Mark said...

Oh, so now it has to be POPULAR knowledge of John. And I see the temporal parameters have been refined to the "early 1770's". Are there any more qualifications you'd like to add ?? I don;t think John took umbrage b/c some street urchin in east london didn't know of him.

If you want SOME evidence of how well known the Hancocks were to the British, you'd simply have to go to a public archive, like the one in Halifax, where they have copies of the actual contracts (i believe), between Thomas Hancock and the British gov't.

J. L. Bell said...

In 1886 Adams Archibald told the Nova Scotia Historical Society that “The expulsion of the Acadians from this Province, which occurred some 130 years ago, does not seem to have attracted, at the time, much notice outside our own borders." It's possible that he was mistaken, and the event was widely discussed in Britain and France. Where would we look for evidence of such discussions?

J. L. Bell said...

There's been no change in the historical question, Mark. John Adams wrote that Hancock was “called ‘King Hancock’ all over Europe.” In response to that I wrote (and you quoted) that “few Europeans had heard” of Hancock before the Declaration. Sure, London merchants who traded with Boston and government officials who dealt with colonial affairs knew who he was, but Adams claimed that he was well known in Britain and on the Continent, and I find that unlikely, given the sparse evidence of discussion about him.

One needn't create straw men, or straw "street urchins," to refute that. One can simply point to evidence, like newspaper stories about Hancock, letters mentioning him, portraits in magazines, &c. to show that he was prominent in European discussions of British America.

That is, of course, a very long distance from contracts with his uncle that might be filed in government archives in Nova Scotia. Many government contractors in far reaches of the British Empire were not well known in London, much less in Paris or all over Europe.

Mark said...

Thanks for publishing my other comments...NOT ! They likely didn;t help your cause, so maybe that explains why.

As for Archibald, you probably shouldn't pull a sentence from a backside orifice b/c its convenient for you, esp when there's a huge contextual component to all of it. Archibald was an apologist for the 1880's english position in NS that the Acadians had to go. Of course he was going to say it wasn't a big deal - in NS, or anywhere else for that matter. His feeling on this matter was aided by the fact that some British archives had deleted/suppressed (mistakenly or not)many of the documents associated with the Expulsion. Read about it here:


In a more general sense, it is incomprehensible that the Acadian Expulsion didn't matter to Europeans, or that people there had barely heard of it. The British spend untold fortunes, and engaged in multiple campaigns to rid the Acadians. You wanna believe they knew about it. So did the French. Their eviction paved the way for thousands of New Englanders who were waiting to take their spots. Letters from General Winslow in some archive in Mass. attest to it being known outside of NS.(his and many others). What a joke !! It was also commemorated in Wordsworth's poem Evangeline and in many other ways in popular culture.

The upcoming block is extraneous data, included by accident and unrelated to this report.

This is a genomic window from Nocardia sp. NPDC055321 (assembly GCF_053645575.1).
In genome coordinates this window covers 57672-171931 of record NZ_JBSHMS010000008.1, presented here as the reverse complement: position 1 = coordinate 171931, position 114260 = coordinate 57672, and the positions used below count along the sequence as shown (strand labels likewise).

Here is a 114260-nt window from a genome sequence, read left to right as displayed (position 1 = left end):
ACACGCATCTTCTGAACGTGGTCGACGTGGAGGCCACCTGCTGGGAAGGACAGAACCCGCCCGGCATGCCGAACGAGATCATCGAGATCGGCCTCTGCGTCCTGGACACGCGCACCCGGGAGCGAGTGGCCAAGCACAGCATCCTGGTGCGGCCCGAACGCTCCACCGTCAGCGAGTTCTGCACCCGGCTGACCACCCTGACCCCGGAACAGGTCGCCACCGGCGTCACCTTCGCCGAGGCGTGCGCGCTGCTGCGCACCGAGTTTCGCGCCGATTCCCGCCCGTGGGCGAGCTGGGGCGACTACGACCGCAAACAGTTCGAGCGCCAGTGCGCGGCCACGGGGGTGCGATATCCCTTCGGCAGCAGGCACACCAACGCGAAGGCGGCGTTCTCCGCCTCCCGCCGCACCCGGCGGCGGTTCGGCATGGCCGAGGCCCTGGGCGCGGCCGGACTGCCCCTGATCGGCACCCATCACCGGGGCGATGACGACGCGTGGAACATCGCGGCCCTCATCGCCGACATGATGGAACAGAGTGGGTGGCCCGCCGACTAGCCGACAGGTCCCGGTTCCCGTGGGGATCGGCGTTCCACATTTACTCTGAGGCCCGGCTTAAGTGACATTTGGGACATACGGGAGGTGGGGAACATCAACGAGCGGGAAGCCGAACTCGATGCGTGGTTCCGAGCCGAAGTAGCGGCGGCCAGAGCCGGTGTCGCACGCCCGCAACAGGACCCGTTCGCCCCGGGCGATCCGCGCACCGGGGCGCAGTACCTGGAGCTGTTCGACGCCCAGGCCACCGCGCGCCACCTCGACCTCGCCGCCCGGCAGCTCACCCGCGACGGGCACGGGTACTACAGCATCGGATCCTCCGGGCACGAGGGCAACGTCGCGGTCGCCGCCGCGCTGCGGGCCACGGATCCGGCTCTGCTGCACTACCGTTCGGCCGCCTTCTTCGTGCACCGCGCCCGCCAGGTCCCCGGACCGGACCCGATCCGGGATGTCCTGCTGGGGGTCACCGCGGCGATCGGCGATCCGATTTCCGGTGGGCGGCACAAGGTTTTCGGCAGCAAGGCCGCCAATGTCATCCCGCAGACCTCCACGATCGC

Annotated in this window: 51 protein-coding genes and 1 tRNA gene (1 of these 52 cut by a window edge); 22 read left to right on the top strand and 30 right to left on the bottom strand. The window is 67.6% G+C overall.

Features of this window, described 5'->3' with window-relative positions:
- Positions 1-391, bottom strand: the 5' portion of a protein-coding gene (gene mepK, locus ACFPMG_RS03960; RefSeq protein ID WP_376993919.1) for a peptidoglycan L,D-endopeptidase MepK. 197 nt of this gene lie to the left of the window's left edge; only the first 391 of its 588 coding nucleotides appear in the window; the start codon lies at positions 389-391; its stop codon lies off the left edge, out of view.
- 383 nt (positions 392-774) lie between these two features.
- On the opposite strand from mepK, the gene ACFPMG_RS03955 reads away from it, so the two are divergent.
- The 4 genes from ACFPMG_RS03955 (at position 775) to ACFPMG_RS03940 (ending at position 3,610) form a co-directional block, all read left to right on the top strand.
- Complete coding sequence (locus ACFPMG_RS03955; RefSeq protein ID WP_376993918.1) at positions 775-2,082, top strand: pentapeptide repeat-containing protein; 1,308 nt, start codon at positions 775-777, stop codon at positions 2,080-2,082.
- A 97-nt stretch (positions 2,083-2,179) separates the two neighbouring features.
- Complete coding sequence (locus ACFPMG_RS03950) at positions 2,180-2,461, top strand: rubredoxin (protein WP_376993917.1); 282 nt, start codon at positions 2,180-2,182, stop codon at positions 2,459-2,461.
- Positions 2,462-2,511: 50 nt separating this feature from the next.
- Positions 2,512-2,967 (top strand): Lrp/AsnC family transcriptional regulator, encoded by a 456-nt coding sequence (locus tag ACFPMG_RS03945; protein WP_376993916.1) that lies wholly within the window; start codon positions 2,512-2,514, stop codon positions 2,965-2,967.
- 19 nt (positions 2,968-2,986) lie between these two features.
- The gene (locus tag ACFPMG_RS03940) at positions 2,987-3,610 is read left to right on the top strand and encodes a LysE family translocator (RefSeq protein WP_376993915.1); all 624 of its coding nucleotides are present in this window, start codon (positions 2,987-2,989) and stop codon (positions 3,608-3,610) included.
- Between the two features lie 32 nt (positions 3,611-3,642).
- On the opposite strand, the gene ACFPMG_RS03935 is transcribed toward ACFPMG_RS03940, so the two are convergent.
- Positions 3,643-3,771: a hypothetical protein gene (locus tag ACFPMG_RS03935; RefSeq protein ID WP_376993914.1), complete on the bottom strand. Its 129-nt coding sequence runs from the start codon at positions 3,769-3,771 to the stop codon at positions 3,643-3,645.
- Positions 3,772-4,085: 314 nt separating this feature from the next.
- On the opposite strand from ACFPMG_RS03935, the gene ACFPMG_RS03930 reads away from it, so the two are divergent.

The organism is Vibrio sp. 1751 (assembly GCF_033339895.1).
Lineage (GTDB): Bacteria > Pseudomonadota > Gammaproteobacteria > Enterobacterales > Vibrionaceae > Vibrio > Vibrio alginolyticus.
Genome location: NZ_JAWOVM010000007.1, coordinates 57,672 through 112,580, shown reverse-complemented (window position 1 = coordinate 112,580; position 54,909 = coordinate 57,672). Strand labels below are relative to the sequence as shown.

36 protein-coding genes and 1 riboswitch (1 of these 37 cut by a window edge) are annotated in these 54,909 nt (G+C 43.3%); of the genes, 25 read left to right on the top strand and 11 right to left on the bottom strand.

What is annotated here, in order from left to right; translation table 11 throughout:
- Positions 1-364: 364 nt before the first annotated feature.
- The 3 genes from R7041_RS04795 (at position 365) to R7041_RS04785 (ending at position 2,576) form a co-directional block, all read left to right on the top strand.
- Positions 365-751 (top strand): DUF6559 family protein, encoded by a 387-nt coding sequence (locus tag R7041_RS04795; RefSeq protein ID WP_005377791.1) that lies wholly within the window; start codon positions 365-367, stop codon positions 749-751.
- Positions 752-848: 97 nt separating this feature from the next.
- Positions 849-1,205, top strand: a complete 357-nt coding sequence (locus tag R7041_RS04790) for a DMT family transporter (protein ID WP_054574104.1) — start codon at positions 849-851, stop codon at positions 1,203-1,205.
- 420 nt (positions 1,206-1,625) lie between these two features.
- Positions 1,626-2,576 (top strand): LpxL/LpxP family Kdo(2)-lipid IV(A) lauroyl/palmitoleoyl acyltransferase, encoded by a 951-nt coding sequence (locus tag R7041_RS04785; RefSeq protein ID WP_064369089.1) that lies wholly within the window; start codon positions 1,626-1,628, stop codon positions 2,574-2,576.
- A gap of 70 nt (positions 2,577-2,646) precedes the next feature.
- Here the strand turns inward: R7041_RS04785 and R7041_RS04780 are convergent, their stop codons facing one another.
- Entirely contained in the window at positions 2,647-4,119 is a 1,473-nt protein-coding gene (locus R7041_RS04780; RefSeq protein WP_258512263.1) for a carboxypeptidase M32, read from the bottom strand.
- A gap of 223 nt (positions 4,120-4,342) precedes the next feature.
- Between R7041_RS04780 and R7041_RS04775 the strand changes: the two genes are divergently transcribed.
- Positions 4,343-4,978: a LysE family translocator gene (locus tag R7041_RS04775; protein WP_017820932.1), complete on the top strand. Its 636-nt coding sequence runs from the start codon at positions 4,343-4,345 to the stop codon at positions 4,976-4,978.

People in Europe, especially those in powerful positions, knew who John Hancock was. Its wrong, I think, to say otherwise.

Mark said...

You keep changing the goalposts....I started this by questioning a very simple assertion....that hardly anyone in Europe(presumably people in higher psitions) knew of him before the D of I. On this matter, I disagree, for reasons of his part in the Lydia nd Liberty affairs, and for reasons of him owning a very well known company which had contracted with the British gov't itself. Moreover, his english trip was in 1760, 15 years before the Rev'n started. Jesus Murphy.

J. L. Bell said...

Mark, I've approved every comment from you that has appeared in my inbox. In my experience, accusations, outbursts, and scatalogical references don't make up for a lack of evidence. They make a person seem less rational rather than more.

Thank you for at last citing evidence on some historical question rather than just your firm convictions. The essay on the historiography of the Acadian expulsion is interesting, but it doesn't address the question we've been discussing, about how many Europeans knew John Hancock's name in 1775. Indeed, the first public discussion of the Acadian expulsion that the article cites came in Nova Scotia in 1790, so the essay offers no evidence to support your contention that people in Britain and France paid much attention to that event or Thomas Hancock's role in it earlier in the century. Again, the way to support such a statement is with contemporaneous references in Europe. Not documents filed away in Nova Scotia or Massachusetts. Not poems written decades later. And not repetitions of a belief in how things ought to have been.

Again, I reject your accusation that I've changed the question at hand. According to John Adams after leaving the Presidency, people all over the continent were referring to “King Hancock” in 1775. According to the sources I’ve read, Hancock's name was not well known in European capitals and ports at that time, and even most of the elite there weren't paying close attention to Boston politics or business.

If you can cite evidence to the contrary, please send it to me and I’ll share it. However, I’m not interested in seeing another restatement of your personal beliefs without pertinent evidence.

J. L. Bell said...

John Hancock was definitely prickly about getting respect, G. When he was in London in 1761, his uncle’s favorite firm refused to advance him some cash, so he stopped doing business with them. There's a 16 Oct 1767 letter in which he complains to his new London contacts (who were, of course, his creditors): “I look back on myself as a Man of Capital & I am not to be put on a footing with every two penny Shopkeeper that addresses you.”

There are similar letters from George Washington, Thomas Jefferson, and other Patriot leaders to their London creditors. Though of course they wouldn’t admit it, their own debts and resentment at the insinuation that they might not actually pay those debts undoubtedly fed into their feeling that they weren’t being treated as political equals, either.

Meanwhile, the merchants in London probably just wanted their money.